DJ: -- As torture!

SIG: Ha, yes! But also to induce a sort of trance state. I was wondering if there is a meditative aspect to going under and working from underneath all of that.

DJ: So easily, yes. It's not for everybody, I'll tell you that. Claustrophobia is a very real phenomenon. I didn't realize what it was until I worked with a whole bunch of stunt guys on "The Time Machine" back in 2002. When casting all the Morlocks, they got these big burly stuntmen who take dives off burning buildings, and drive cars off cliffs. These guys are studs, right? But you can't gauge when someone might have a psychological issue with being encased in a rubber head. So they try everyone out by putting these masks on just to see: Can they handle it? And there were a high percentage of freakouts. That, I was not expecting. You can't talk them down, you can't reason with them -- if you're having a freakout, you have to let it happen and you have to take the mask off. I'm very happy that's not my issue, and I don't envy anyone who has it.

SIG: Did you end up getting fooled by all those rumors of a "Hocus Pocus" sequel a couple weeks ago?

DJ: I don't get fooled by anything I see on the news anymore. I always do some fact-checking before I start tweeting about it myself. So what I did put out on Twitter was very cautious, and it turns out I was kind of right. Variety put out an article dispelling the rumor that it was "Hocus Pocus 2" -- it is Tina Fey's "untitled witch project" at Disney. People saw "witch" and "Disney" together and freaked out.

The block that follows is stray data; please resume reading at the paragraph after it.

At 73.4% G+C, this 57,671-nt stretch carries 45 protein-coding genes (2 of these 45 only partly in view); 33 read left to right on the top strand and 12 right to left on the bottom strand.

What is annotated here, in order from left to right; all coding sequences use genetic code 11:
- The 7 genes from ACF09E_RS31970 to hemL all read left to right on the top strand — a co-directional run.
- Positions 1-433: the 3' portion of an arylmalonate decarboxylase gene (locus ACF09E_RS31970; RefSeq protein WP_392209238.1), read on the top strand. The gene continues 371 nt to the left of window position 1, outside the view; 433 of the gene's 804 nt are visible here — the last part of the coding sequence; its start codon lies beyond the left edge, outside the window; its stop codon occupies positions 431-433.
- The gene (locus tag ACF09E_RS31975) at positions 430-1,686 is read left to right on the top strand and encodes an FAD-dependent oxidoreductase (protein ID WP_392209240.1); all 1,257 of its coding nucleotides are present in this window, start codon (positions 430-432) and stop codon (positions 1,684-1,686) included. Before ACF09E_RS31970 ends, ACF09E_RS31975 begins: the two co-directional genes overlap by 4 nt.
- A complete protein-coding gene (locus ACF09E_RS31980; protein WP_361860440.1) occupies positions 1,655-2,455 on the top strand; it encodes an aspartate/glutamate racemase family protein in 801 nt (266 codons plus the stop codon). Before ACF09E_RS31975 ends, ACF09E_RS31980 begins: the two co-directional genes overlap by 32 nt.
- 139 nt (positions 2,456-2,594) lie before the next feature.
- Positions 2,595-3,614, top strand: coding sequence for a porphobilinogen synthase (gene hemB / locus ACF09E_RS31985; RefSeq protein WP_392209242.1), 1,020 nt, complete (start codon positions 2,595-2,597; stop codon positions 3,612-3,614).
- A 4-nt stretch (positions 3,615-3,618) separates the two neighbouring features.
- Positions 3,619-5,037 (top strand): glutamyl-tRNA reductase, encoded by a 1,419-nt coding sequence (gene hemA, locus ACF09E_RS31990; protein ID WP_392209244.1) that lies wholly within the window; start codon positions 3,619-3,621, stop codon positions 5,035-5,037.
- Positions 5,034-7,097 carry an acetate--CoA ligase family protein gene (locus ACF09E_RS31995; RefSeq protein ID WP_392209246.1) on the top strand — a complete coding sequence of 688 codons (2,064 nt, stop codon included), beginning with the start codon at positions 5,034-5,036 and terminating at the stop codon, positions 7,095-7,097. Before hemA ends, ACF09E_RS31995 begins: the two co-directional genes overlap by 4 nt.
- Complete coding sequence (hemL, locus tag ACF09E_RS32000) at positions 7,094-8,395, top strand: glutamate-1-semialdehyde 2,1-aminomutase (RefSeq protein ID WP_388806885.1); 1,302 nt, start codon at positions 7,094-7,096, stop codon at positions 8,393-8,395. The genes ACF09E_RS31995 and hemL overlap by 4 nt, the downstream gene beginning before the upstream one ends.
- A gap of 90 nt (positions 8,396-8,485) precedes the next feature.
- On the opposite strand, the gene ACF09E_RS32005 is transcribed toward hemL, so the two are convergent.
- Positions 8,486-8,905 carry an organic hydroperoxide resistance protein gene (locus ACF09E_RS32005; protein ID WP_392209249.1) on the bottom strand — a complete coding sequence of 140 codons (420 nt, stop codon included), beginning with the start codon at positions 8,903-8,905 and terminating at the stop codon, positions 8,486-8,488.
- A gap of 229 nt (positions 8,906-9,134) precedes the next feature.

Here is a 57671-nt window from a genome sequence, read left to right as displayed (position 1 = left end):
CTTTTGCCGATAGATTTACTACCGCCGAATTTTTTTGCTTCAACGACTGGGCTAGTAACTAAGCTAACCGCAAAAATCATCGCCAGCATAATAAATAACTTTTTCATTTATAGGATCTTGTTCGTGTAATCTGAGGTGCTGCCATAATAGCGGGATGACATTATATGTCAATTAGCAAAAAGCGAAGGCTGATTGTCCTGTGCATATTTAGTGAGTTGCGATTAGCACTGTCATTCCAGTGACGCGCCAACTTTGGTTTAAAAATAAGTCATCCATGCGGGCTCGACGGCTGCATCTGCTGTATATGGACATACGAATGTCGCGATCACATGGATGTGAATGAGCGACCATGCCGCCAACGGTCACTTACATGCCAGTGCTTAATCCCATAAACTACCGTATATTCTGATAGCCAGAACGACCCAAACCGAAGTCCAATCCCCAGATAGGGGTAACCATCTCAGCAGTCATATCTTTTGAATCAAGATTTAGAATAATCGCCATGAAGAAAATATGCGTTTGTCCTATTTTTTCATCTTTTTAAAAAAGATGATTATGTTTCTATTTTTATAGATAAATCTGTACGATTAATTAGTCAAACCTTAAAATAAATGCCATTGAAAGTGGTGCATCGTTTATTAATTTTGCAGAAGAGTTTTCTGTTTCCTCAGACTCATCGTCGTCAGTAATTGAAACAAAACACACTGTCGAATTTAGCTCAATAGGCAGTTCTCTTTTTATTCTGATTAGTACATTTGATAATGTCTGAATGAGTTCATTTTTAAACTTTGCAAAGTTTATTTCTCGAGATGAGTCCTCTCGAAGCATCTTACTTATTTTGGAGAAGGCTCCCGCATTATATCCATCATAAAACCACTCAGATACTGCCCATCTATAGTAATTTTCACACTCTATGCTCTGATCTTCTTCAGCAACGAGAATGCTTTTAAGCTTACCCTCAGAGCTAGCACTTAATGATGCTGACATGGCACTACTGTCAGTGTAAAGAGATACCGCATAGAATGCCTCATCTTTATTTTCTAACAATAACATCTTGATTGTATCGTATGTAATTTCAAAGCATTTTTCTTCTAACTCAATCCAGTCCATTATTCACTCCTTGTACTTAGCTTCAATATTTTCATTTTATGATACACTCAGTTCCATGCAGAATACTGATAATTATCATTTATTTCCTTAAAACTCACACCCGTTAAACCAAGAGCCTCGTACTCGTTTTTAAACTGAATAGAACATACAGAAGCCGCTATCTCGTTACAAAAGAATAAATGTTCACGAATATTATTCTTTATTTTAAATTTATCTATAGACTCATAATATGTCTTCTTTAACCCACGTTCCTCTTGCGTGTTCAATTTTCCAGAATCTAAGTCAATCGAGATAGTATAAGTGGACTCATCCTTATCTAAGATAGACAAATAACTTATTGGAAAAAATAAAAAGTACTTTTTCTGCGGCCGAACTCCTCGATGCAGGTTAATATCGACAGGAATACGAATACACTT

In the meantime, a true sequel has been talked about for the last two years. David Kirschner, one of our production heads and writers, and my makeup artist Tony Gardner who made the Billy Butcherson zombie look, were in cahoots about pushing a sequel, so they pitched it to Disney studios and it went really well. The pitch involved a life-size dummy of me as Billy Butcherson being rolled into the conference room -- and what made my heart sing was hearing that, as they wheeled the dummy through the offices, everyone stood up from their cubicles and looked over going, "Oh my god, that's Billy!" Everyone recognized him immediately. So the legend of "Hocus Pocus" does live on. It's kind of become that "Wizard of Oz" kind of annual movie, like when I was a kid. It's a Halloween staple for kids who grew up on it, and now their kids. It's so weird to think I'm that old!

SIG: Well, the great thing about playing a corpse is you get to be timeless in that way.

DJ: You do, and that's why I'm the one character who's easy to bring back for a sequel. Slap some makeup on me and I haven't changed a day!

SIG: On your website it says you have a hard time saying no to parts. Is there anything you ever said no to that you later regretted, wishing you had done it?

DJ: Oddly enough, by the time I have read a script, analyzed everything, imagined it all the way through in my head, and said, "It's not right for me," then no. I've never even thought about this before, but no, I've never regretted that.

Usually what I say no to pretty easily is that one script that keeps coming to me with different titles. You know the one? "Oh, we're a bunch of half-naked teenagers running around in the woods and having sex with each other and smoking pot -- and oh no, here comes Doug Jones to kill us all one at a time!" That bores me to tears. I'll say no to that one happily.